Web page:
Castaway Cay is truly a treat and easily the best private island among cruise lines in the Caribbean. Areas dedicated to children, families and adults extend to the destination and are just as detailed and themed as those on the ship. Disney is all about storytelling, and the playful narrative continues even here.
We went snorkeling for the first time in its waters and loved exploring a sunken treasure. A relic from Walt Disney World, one of the former 20,000 Leagues Under the Sea ride submarines, lurks mysteriously below the surface. It instantly took me back to my childhood and got me to wondering whether I ever rode this one while still in operation at the Magic Kingdom. Plenty of other interesting submerged paraphernalia and tropical fish await discovery as well.
TIM: We were very impressed with the variety of excursions for a shorter cruise. The ability to go and play at Atlantis Paradise Island's water parks while in Nassau was a huge – albeit, not cheap – bonus. The day in Nassau, in general, offered a ton of options, right up to playing 18 holes of golf (again, a prohibitive price tag for some, but a nice option to have). Nassau has had an uptick in tourist crime as of late, but Disney handled this adeptly and head-on, alerting passengers to the issues but creating excursions that kept them out of any possible harms way.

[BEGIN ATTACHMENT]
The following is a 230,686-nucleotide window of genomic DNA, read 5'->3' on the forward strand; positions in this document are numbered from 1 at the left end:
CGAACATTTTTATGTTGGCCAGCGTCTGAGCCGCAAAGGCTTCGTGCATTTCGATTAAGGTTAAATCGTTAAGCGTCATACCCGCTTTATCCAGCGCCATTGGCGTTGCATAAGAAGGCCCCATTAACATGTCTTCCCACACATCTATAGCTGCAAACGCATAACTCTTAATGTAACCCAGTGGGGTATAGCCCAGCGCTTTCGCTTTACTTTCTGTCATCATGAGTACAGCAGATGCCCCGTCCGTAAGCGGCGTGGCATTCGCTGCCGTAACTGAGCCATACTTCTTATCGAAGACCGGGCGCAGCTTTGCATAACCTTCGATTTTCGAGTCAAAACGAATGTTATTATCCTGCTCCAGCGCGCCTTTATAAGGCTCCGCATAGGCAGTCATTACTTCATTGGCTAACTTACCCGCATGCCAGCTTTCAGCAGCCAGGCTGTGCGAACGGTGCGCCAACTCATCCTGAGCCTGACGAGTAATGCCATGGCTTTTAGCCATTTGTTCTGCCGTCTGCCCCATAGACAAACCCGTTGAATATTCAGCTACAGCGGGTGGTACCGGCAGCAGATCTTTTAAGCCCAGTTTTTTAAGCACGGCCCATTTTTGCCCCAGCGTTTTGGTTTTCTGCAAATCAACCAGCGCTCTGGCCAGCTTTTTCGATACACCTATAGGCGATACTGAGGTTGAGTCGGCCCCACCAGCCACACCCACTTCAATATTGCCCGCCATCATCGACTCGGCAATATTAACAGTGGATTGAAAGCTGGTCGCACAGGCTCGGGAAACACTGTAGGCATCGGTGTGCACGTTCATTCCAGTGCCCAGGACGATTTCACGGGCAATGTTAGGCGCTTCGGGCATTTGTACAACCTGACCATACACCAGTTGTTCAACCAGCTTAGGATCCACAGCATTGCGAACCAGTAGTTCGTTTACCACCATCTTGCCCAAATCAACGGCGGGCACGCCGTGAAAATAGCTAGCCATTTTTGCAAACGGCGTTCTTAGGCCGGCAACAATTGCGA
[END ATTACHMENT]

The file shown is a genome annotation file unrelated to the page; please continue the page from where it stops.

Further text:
Castaway Cay is an experience. There are some “beach getaways” where you’re pretty tired and ready to get back on the ship after a couple hours. From the many sea-related food options on the island to the variety of water sports options to the adults-only beaching option on the far side of the island, Castaway had enough to keep visitors busy all day.
That said, as Jason mentioned, the Castaway Cay day in particular is a great day to experience all the amenities on the ship, as it literally becomes a ghost town. Best mix would be to get out to see the ship in the morning and get out to Castaway midday as many are starting to head back aboard.
More by Tim Wood
Get Travel Deals and Travel News
Recent Travel Opinions
Cruise Line & Cruise Ship
Airlines & Airports